African fishing communities under threat as blue economy grows, experts warn
The world’s poorest continent hosts a blue economy estimated at $1-trillion but loses $42bn a year to illegal fishing and logging of mangroves along the coast
Coastal African fishing communities are at greater risk of extinction as countries eye look to tourism, industrial fishing and exploration revenue to launch their “blue economies”, according to UN experts and activists.
The continent’s 38 coastal and island states have in recent years moved to tap ocean resources through commercial fishing, marine tourism and sea-bed mining, said the UN Economic Commission for Africa (Uneca).
“There is a great risk and a great danger that those communities will be marginalised,” said Joseph Zelasney, a fishery officer at the UN’s Food and Agriculture Organisation (FAO).
“The resources that they depend on will be decimated,” he said on Monday at a side event at the Blue Economy Conference organised by Kenya, Canada and Japan in Nairobi.
The world’s poorest continent hosts a blue economy estimated at $1-trillion but loses $42bn a year to illegal fishing and logging of mangroves along the coast, according to Uneca estimates.
Seismic waves generated by prospectors to search for minerals, oil and gases on the ocean floor had scared away fish stocks, said Dawda Saine of the Confederation of African Artisanal Fishing in the Gambia.
“Noise and vibration drive fishes away, which means [fishermen] have to go further to fish,” Saine said.
Pollution from a vibrant tourism sector and foreign trawlers had reduced stocks along the Indian Ocean, Salim Mohamed, said a fisherman from Malindi in Kenya. “We suffer as artisanal fishers but all local regulation just look at us as the polluter and doesn’t go beyond that.”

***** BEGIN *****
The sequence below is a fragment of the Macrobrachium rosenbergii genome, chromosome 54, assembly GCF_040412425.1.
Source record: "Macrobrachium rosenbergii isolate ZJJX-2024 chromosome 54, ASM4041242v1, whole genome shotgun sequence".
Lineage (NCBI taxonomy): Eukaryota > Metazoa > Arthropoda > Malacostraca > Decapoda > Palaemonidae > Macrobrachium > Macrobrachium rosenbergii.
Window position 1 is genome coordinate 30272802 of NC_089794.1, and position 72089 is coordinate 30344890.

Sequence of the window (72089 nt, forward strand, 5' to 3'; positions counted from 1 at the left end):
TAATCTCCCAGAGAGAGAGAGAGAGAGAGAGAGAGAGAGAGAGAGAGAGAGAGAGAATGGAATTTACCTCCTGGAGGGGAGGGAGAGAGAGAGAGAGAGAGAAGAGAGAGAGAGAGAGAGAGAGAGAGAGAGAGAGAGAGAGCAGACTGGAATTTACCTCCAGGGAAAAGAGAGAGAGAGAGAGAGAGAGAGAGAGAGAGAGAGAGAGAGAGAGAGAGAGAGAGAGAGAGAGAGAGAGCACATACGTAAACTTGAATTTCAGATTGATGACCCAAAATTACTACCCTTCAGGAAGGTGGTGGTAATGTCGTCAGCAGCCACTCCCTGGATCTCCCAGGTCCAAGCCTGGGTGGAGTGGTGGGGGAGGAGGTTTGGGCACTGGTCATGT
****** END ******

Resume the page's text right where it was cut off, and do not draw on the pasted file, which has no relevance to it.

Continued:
Africa's fish stocks were being depleted by industrial trawlers combing the oceans to feed European and Asian markets, experts said. This threatened livelihoods and food security for coastal communities.
Growth of blue economies in Africa could also take away common rights to land and water along the coastline and transfer them to corporations and a few individuals, said Andre Standing, adviser to the Coalition for Fair Fisheries Arrangements.
Most of the land and beaches along Africa’s thousands of kilometres of coastline was untitled, making it a target for illegal acquisition, activists said.
“There is a great worry that we could see privatisation of areas that were previously open to these communities,” Standing said.
“We need to have a radical vision that values communities and livelihoods or they will become extinct.”